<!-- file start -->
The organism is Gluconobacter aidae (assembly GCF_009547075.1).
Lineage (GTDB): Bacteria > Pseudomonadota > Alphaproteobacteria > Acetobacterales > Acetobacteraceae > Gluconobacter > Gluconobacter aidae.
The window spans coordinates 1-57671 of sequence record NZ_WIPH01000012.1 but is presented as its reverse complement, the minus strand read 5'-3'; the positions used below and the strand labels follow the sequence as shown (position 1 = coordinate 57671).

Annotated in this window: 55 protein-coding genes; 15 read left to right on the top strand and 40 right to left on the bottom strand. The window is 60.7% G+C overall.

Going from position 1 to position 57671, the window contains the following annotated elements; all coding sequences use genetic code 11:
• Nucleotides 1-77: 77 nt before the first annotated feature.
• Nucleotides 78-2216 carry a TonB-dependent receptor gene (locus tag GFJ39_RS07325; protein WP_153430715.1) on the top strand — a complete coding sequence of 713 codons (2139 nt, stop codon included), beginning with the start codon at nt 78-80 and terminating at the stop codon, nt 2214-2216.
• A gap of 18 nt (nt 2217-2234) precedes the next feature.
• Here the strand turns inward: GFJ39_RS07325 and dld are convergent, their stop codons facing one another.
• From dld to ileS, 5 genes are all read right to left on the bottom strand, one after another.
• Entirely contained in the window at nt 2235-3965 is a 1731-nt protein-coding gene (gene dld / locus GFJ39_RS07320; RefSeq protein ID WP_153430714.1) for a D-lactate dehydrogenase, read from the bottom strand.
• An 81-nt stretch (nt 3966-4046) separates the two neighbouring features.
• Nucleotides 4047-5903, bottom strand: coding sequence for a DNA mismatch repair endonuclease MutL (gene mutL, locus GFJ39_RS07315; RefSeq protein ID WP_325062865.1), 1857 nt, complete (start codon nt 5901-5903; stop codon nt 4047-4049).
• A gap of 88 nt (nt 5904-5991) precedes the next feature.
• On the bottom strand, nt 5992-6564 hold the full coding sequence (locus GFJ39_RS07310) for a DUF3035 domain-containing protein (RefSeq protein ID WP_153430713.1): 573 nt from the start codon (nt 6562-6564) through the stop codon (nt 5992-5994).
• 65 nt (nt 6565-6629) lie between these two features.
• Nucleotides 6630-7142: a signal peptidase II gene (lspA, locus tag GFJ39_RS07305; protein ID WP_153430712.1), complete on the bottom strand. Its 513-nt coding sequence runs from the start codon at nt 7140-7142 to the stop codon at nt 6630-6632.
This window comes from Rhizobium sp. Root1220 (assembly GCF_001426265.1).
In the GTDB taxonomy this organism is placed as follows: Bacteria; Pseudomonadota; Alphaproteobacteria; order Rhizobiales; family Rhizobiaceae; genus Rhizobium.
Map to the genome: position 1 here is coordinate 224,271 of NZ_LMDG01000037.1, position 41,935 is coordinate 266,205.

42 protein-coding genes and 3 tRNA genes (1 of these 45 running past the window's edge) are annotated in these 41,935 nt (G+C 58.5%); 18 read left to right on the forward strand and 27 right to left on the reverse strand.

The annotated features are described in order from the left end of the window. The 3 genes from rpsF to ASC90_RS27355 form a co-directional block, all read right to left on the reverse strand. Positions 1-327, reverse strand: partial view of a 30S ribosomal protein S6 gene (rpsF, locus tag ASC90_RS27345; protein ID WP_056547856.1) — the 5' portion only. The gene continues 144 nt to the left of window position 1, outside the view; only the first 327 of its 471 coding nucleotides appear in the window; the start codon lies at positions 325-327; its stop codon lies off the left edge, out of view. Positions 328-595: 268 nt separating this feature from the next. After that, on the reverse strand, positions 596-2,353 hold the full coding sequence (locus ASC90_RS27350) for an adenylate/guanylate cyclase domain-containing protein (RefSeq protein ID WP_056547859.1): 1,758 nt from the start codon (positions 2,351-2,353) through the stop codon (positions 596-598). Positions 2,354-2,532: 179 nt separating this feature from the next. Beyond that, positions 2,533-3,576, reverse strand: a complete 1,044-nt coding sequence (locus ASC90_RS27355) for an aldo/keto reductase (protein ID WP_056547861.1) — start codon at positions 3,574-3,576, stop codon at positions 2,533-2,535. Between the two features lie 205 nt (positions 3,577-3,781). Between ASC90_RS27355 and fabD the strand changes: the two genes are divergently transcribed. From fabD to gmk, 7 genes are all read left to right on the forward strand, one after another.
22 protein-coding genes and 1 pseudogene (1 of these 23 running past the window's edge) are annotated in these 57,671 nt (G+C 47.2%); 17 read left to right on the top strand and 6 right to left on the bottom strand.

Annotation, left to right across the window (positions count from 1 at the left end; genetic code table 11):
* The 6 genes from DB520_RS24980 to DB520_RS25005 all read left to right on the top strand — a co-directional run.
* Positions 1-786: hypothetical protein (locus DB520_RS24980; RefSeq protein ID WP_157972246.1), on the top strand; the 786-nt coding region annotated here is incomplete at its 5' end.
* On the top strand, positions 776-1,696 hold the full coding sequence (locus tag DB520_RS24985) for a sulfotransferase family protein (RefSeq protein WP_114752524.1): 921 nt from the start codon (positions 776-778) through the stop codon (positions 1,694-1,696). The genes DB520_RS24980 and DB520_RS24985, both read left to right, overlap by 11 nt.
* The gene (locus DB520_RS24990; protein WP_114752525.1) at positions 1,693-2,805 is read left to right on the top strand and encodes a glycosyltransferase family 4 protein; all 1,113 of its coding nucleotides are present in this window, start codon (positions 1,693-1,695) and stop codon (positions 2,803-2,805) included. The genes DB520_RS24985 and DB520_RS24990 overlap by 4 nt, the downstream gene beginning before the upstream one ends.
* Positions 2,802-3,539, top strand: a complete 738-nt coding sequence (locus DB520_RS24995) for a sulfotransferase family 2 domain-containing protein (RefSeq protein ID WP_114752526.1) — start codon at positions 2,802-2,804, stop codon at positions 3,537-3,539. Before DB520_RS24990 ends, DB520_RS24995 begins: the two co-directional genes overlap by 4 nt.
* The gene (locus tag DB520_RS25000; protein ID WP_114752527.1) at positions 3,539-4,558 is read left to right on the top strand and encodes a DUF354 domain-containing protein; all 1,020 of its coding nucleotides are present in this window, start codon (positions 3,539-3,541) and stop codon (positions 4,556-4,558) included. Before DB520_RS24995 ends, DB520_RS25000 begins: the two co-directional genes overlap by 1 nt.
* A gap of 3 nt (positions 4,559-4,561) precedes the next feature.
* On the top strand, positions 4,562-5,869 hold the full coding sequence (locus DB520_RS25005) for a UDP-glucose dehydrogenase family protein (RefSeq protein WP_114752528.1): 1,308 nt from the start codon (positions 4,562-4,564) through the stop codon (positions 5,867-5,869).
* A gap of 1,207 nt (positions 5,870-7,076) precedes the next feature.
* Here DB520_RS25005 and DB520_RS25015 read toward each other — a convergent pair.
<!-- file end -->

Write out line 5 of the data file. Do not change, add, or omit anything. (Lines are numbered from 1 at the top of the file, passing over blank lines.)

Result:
Going from position 1 to position 57671, the window contains the following annotated elements; all coding sequences use genetic code 11: